FIG. 14 is a flow diagram that depicts one example method for applying a customer relations program during a transaction. According to this example method, once a transaction customer identifier is received, a list of known customers is consulted in order to determine an incentive status (step 455). An incentive is applied to the transaction according to the determined incentive status (step 460). In yet another alternative variation of the present method, particulars of a customer transaction, e.g. the amount of a purchase, is used to update the customer incentive status (step 465). According to yet another alternative variation of the present method, particulars of the customer transaction are conveyed to a multi-entity customer relations management system. The multi-entity customer relations management system then updates a customer incentive status maintained therein according to the particulars of a customer transaction.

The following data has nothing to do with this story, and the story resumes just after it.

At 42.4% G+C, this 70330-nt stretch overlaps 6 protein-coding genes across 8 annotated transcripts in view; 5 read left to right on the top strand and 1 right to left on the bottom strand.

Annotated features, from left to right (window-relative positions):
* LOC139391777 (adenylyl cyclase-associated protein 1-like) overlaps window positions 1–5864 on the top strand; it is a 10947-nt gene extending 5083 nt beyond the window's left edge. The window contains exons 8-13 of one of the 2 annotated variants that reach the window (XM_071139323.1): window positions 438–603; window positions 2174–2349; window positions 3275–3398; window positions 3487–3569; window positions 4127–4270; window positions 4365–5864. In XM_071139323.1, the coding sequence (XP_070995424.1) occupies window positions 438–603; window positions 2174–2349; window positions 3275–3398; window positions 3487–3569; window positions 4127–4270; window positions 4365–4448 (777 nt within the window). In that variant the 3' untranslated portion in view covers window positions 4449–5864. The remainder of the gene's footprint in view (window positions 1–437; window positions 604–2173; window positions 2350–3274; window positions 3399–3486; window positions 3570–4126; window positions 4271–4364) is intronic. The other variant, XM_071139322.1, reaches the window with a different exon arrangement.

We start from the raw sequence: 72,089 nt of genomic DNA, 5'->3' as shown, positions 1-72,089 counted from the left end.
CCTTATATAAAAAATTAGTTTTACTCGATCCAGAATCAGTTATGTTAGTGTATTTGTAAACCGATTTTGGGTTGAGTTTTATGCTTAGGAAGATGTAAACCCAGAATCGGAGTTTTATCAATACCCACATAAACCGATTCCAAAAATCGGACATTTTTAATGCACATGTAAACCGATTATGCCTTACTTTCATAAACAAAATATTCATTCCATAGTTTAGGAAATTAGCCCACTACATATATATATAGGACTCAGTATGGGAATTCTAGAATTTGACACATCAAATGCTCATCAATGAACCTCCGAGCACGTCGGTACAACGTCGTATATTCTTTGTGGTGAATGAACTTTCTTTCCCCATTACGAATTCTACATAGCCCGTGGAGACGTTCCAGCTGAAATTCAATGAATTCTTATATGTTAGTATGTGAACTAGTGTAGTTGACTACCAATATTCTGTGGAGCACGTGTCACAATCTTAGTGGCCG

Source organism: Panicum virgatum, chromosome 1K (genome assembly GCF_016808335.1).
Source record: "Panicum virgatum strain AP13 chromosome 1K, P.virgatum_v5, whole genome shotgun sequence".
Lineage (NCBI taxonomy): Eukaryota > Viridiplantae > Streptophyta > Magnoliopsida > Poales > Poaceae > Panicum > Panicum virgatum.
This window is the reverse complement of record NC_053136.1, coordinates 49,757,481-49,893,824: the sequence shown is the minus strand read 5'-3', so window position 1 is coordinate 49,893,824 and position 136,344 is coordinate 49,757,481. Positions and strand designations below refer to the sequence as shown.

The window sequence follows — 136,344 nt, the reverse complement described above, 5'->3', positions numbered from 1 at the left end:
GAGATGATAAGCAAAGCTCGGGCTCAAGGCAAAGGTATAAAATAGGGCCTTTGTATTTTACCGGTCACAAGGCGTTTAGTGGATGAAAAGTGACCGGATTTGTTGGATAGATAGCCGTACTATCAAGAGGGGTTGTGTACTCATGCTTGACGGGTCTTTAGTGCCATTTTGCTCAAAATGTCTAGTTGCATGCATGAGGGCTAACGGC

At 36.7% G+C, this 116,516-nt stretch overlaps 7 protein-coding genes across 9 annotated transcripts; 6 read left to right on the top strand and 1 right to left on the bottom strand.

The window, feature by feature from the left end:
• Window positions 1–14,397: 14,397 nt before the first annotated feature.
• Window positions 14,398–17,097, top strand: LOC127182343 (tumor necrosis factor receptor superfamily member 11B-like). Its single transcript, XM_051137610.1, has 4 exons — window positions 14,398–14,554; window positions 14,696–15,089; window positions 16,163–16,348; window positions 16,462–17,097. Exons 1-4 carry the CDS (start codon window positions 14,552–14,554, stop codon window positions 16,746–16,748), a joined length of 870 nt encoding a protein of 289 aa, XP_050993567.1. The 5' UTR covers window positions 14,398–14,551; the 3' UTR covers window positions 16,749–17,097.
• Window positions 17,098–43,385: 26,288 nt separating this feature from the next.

FIG. 15 is a flow diagram that depicts one example variation of the present method for applying a customer incentive according to an aggregate purchase tally. According to this variation of the present method, an aggregate purchase tally for a specific customer is determined (step 470). According to yet another variation of the present method, this is accomplished by consulting a list of known customers according to a transaction customer identifier. Once a record in the known customer list is selected according to the transaction customer identifier, an aggregate purchase tally is retrieved from the record. Accordingly, when the aggregate purchase tally for a particular customer exceeds a pre-established amount (step 475), a customer privilege is applied to the transaction (step 480). The customer privilege, according to yet another variation of the present method, comprises a discount. According to yet another variation of the present method, the customer privilege comprises a free product or service. It should be noted that the sample customer privileges described herein are intended to illustrate the present method and are not intended to limit the scope of the claims appended hereto.